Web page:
Hearings began Thursday, November 6, for six Bosnian-Algerian prisoners challenging their indefinite detention at Guantanamo Bay, a group represented on a pro bono basis by WilmerHale. The trial—the first of its kind for Gitmo detainees—was made possible by WilmerHale’s landmark victory this summer in Boumediene v. Bush, in which the Supreme Court ruled the detainees have a right to challenge their detention in court.
WilmerHale has committed tremendous resources to the case. The Boumediene litigation team, consisting of over 35 attorneys and staff from WilmerHale’s Boston, New York, and Washington DC offices, will argue that the men’s detention represents a grave error implicating the highest levels of the Bush administration. That argument recently gathered even more traction when the government abandoned the very claim that initially led to the men’s arrest and transportation to Guantanamo—an accusation that the men were part of a purported plot to blow up the United States embassy in Sarajevo.
WilmerHale lawyers appeared in court on October 23 to argue the proper definition of the term “enemy combatant," and who can be lawfully detained under its parameters. The government proposed an expansive definition of the term; WilmerHale argued that the laws of war called for a definition that targeted only soldiers or civilians who directly engaged in hostilities against the United States. A transcript of that argument is available at www.wilmerhale.com/boumediene.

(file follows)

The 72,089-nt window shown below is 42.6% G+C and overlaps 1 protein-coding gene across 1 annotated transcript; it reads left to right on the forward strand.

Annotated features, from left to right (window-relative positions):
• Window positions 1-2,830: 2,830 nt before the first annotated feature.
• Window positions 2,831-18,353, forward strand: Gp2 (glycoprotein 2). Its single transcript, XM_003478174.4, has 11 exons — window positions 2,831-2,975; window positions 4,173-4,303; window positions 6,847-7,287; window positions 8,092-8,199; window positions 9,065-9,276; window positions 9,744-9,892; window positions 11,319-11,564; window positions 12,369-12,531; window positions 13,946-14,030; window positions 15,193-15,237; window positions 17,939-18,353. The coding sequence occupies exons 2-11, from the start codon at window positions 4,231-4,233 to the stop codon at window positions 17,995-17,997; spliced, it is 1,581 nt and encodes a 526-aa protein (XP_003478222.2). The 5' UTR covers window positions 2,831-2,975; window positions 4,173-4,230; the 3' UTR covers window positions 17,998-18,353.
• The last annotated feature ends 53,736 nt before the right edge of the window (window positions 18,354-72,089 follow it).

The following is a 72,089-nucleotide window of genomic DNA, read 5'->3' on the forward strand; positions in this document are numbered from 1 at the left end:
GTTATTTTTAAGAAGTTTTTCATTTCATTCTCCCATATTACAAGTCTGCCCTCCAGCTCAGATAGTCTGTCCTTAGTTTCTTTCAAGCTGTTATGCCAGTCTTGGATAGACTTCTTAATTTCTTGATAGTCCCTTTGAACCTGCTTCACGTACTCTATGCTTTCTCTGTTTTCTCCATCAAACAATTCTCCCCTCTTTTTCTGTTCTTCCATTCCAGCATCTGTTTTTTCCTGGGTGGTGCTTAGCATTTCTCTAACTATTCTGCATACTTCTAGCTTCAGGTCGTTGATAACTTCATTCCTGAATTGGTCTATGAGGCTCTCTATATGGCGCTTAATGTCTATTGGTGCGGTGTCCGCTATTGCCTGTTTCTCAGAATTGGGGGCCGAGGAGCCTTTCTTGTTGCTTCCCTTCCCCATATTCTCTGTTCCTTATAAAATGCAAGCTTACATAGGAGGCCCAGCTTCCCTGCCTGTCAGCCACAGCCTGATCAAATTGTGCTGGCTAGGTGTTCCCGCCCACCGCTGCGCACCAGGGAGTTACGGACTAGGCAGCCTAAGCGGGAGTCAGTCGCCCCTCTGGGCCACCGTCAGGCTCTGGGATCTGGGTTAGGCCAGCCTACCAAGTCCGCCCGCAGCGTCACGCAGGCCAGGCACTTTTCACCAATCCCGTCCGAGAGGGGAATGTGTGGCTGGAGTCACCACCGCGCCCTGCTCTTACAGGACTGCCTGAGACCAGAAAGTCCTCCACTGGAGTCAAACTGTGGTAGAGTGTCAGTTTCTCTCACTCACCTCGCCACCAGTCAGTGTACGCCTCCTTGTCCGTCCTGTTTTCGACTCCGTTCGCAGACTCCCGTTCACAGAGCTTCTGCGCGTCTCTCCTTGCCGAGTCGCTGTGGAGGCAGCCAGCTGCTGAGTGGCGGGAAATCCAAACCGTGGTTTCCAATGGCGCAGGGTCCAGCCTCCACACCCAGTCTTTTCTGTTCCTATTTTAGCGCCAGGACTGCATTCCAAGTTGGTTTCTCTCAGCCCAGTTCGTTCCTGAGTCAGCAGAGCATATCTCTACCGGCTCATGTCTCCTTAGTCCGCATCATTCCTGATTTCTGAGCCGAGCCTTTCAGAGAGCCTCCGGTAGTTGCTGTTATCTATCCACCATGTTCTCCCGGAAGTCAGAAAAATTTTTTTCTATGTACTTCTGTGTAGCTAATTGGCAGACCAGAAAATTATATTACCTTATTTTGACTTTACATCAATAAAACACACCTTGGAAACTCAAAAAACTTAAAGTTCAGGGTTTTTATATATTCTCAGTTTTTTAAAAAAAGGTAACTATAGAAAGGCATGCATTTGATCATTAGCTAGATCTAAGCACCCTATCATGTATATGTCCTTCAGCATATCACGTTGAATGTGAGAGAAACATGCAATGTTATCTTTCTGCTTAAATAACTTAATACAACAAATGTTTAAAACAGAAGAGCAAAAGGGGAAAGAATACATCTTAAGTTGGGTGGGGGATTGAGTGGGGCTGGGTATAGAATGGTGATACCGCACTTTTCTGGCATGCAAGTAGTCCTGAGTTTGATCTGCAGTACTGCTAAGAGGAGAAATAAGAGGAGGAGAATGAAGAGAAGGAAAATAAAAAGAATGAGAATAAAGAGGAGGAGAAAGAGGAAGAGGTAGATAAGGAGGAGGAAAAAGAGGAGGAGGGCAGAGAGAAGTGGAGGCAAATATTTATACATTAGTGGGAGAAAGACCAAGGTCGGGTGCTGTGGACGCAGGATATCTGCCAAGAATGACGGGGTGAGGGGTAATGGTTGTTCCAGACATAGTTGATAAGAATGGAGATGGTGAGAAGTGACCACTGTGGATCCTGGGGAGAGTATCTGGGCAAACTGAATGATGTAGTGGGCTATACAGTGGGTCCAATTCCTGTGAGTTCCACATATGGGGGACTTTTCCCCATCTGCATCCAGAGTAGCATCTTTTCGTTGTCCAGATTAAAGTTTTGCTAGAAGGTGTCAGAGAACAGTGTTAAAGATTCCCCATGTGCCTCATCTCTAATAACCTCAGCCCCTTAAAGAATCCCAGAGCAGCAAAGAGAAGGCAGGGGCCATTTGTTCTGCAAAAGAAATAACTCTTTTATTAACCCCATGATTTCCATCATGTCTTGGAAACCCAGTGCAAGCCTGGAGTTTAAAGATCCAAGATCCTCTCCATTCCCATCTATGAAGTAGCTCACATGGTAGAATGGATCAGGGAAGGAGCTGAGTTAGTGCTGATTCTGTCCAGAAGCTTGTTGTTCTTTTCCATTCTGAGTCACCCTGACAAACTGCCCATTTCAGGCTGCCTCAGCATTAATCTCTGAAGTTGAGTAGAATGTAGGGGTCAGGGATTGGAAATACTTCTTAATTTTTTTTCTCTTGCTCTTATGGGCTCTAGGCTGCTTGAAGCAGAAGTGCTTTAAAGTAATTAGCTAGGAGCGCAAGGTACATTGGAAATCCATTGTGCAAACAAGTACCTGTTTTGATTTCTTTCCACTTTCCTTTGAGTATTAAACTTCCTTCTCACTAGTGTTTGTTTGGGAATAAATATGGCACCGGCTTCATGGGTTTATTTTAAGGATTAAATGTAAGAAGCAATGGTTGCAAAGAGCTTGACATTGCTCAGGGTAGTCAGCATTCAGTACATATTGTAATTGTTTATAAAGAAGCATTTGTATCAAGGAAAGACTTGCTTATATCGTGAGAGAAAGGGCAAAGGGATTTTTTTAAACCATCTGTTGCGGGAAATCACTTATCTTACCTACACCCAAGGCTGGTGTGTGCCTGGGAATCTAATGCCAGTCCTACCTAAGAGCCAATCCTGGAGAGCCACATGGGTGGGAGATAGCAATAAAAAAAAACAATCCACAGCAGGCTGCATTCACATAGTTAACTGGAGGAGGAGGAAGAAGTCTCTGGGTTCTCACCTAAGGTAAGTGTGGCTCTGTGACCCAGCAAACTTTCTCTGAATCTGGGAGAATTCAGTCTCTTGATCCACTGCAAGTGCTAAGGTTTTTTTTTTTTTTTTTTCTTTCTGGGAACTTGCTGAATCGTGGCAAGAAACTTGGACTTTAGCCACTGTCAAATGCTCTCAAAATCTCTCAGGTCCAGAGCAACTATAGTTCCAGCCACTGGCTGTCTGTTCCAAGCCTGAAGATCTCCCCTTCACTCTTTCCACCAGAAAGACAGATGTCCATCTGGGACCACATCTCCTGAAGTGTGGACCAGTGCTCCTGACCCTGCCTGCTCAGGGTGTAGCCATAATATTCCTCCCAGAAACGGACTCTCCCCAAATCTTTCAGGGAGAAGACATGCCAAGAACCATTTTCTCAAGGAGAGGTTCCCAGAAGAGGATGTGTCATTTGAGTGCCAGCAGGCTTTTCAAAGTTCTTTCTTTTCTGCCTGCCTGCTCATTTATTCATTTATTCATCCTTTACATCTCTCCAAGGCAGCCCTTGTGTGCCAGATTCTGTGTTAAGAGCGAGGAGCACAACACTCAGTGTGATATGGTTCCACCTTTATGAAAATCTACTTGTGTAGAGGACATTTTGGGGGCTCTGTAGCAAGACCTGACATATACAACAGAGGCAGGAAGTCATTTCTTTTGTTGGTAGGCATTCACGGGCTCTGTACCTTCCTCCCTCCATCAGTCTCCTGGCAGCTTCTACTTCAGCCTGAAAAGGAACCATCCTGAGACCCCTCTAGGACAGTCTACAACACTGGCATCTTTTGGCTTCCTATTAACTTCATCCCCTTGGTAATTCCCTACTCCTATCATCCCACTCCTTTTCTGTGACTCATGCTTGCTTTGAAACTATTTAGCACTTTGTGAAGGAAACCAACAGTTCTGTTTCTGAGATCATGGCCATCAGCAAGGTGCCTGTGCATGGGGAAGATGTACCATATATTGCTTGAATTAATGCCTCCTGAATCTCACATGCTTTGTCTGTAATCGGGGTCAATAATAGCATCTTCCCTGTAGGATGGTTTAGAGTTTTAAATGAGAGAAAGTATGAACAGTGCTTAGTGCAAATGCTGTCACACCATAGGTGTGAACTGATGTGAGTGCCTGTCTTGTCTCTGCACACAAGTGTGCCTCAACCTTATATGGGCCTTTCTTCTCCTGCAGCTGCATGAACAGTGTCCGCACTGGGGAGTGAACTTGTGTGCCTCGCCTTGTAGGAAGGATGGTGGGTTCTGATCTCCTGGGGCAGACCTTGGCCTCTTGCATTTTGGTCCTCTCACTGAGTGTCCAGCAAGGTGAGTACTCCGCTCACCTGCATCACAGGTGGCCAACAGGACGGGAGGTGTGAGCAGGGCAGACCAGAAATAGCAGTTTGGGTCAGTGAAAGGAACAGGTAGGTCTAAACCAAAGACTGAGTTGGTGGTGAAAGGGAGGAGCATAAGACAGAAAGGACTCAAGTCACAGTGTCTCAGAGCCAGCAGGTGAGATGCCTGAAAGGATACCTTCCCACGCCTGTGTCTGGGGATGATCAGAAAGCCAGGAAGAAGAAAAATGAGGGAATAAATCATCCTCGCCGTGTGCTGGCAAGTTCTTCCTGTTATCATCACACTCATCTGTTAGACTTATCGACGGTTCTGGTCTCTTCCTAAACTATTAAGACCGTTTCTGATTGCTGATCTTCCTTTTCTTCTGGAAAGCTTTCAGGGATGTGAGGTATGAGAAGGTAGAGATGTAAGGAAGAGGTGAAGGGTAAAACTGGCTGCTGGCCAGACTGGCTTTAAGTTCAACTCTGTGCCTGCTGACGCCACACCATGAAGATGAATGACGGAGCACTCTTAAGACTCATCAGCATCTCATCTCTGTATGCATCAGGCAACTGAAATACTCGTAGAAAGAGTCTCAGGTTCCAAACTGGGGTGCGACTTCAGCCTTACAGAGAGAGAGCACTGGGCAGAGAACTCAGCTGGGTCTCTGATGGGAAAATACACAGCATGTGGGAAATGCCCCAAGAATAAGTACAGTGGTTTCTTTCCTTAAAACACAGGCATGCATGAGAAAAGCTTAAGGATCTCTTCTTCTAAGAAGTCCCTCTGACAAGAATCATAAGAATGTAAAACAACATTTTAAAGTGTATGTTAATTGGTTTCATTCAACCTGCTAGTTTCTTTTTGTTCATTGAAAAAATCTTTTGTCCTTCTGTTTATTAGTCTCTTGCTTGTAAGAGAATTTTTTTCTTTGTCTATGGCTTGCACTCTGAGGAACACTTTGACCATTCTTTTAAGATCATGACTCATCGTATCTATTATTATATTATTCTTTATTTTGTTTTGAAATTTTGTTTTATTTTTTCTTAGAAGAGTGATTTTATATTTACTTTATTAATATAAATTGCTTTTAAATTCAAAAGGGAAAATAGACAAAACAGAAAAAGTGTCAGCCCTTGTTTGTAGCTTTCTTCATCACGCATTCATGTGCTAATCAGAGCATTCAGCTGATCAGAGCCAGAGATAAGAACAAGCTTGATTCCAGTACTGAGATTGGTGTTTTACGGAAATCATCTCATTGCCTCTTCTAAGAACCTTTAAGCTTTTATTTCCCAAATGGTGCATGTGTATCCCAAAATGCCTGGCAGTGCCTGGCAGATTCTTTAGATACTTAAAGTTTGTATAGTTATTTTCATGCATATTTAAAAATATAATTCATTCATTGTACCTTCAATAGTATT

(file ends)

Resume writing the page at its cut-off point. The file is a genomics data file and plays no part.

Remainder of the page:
Judge Richard Leon of the US District Court for the District of Columbia adopted the definition previously employed by the government’s Combatant Status Review Tribunals ("CSRT"): “An enemy combatant is an individual who was part of or supporting Taliban or al Qaeda forces, or associated forces that are engaged in hostilities against the US or its coalition partners. This includes any person who has committed a belligerent act or has directly supported hostilities in aid of enemy armed forces.” Although the Supreme Court previously held that the CSRT procedures were not a constitutional substitute for habeas corpus review, it declined to determine whether their definition of “enemy combatant” was lawful, and this issue is likely to play a pivotal role in any future appeal.
Judge Leon’s order can also be found on the case page at www.wilmerhale.com/boumediene. The hearings will focus on whether the prisoners qualify as enemy combatants. Now that the alleged plot to bomb the United States embassy in Sarajevo is no longer part of the case, the government has essentially argued that the men planned to travel to Afghanistan at some point to support the Taliban or Al-Qaeda.